Chego is a restaurant that describes its food experience as “LA in a rice bowl,” and that goes for its desserts as well. These aren’t your typical after-dinner specials. The Sriracha Bar with a chocolate crisped rice base covered with caramel, Sriracha ganache, dark chocolate, and spiced candied peanuts for $4. Also combining spicy with sweet is the Tres Leches, where devil’s food cake is soaked in cayenne-cinnamon-infused leches with spiced peanut brittle and tapioca milk pudding. Chego is a great place to visit if you’re an adventurous eater looking for desserts that are off the beaten path, and don’t mind a spicy kick.
The Rogue Bakery is an artisan online bakery that specializes in delivering homemade cookies around Columbus, Ohio. The “I’m Not A Snickerdoodle” sugar cookie is a delicious classic, but the bakery isn’t afraid to venture into the weird and unknown. If you’ve ever wondered what Ranch dressing would taste like in cookie form, wonder no more. A four-pack of the specialty Ranch Cookie costs $10, but you’ll have to provide your own carrot sticks or salad to go with it. Their other experiments are a little more conventional: Bacon Pecan Blondies, and the WTF Cookie which is made of chocolate marshmallows, pretzel sticks, butterscotch chips, and potato chips. Don’t worry – you can also buy a normal Milk Chocolate Chunk cookie.
PEZ Candy Factory
Pez candy has come a long way from its original conception as a breath mint in Austria. The candy revolutionized playing with your food, coming in dispensers that bore the face of our favorite cartoons, superheroes, and even Presidents. And with 14 flavors the tiny candy was a sugary bite of candy that was as fun to eat as it was to pop from the dispenser. You can tour the Connecticut factory and its new Visitor’s Center, which has the world’s largest PEZ dispenser coming in at 40-feet high – and it works! The factory also hosts birthday parties that come with candy buckets you can fill, and a customizable dispenser you can turn into your own face.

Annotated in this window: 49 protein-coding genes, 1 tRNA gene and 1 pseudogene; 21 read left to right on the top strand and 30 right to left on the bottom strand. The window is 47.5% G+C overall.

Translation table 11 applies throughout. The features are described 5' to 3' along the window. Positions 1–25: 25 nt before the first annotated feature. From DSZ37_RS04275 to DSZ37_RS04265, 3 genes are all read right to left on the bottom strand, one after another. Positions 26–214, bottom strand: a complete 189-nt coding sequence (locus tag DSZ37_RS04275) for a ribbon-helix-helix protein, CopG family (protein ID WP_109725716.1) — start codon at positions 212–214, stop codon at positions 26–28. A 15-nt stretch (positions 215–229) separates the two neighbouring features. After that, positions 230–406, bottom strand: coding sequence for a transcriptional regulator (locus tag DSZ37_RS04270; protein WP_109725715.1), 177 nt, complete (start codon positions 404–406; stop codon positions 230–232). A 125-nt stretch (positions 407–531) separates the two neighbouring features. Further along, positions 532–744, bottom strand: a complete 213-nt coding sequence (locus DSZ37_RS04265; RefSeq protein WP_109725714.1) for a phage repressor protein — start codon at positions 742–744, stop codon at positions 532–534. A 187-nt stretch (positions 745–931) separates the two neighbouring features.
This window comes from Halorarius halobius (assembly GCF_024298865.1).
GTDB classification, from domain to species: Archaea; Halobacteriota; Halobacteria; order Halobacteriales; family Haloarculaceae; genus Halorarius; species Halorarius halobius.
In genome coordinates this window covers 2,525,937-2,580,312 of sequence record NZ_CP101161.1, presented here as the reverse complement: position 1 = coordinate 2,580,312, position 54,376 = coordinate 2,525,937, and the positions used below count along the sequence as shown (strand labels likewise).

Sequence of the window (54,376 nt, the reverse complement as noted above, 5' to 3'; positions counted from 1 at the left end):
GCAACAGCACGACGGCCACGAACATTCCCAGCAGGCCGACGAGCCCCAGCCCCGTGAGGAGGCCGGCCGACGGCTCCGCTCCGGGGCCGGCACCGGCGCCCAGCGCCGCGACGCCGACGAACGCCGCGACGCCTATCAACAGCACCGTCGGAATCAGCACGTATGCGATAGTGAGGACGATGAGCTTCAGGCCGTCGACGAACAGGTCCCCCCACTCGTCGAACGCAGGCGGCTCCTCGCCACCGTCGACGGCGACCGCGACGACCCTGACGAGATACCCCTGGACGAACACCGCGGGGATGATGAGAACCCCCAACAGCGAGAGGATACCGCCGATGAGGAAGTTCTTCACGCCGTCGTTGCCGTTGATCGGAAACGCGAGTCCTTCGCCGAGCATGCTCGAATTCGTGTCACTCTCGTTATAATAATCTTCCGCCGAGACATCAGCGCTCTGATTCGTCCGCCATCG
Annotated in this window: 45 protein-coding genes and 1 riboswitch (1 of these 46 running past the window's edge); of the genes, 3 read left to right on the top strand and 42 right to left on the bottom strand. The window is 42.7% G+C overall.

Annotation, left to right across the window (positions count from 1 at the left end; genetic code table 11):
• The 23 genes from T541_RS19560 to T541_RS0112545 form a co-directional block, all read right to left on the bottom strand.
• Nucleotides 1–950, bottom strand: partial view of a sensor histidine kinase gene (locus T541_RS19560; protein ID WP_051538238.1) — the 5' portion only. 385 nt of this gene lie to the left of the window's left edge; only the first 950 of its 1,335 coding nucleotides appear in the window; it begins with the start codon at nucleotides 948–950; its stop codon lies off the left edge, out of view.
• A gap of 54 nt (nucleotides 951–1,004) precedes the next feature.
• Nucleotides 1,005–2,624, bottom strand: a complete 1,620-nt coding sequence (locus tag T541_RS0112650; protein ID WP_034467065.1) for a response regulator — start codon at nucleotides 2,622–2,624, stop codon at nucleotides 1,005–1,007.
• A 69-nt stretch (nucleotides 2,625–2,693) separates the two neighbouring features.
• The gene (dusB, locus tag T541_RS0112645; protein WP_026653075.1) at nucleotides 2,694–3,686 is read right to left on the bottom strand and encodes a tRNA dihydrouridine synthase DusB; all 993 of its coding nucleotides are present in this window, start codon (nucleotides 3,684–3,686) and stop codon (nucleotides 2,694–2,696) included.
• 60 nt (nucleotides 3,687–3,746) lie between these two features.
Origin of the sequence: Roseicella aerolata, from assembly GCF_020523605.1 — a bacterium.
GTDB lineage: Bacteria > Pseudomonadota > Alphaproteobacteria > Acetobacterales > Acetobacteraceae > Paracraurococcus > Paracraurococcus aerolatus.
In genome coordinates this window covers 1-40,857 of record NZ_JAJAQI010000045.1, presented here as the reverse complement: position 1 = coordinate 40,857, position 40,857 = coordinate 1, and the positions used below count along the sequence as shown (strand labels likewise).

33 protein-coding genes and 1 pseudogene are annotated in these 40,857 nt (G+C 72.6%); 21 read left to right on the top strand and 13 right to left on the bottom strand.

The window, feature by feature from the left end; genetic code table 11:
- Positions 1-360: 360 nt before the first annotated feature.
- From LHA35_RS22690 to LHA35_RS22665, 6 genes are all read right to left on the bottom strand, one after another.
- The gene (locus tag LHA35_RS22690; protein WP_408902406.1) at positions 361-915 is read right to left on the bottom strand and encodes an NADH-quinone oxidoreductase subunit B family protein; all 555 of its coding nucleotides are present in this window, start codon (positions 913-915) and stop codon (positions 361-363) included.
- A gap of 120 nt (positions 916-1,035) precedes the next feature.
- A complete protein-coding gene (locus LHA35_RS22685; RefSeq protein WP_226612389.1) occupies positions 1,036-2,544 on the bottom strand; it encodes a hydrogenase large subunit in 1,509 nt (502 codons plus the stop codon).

This ice cream parlor has an entire spectrum of frozen treats for its New York City customers. On one end on the spectrum the classic cold dessert, its Frrrozen Hot Chocolate: a mix of gourmet cocoas with milk and ice for $8.95. Near the other end of the spectrum is the Golden Opulence Sundae. You may have heard of this – it won the Guinness World Record for most expensive dessert, costing a total of $1,000. For that grand you get a sundae with edible gold shavings, gold-coated almonds, Amedei Porcelana syrup, caviar infused with orange, passion fruit, and Armagnac. If that doesn’t sound like the most decadent dessert, just wait: the ice cream parlor also created the Frozen Haute Chocolate, which like the Golden Opulence must be ordered 48 hours in advance. The Haute Chocolate, however, knocked the Golden Opulence out of first place as the most expensive dessert in 2007. For $25,000 you receive a golden goblet full of 28 rare cocoa flavors, more golden shavings, a jewel-encrusted spoon, and a diamond bracelet. Is all of the self-indulgence really worth it? If you’ve for the money, you can afford to find out.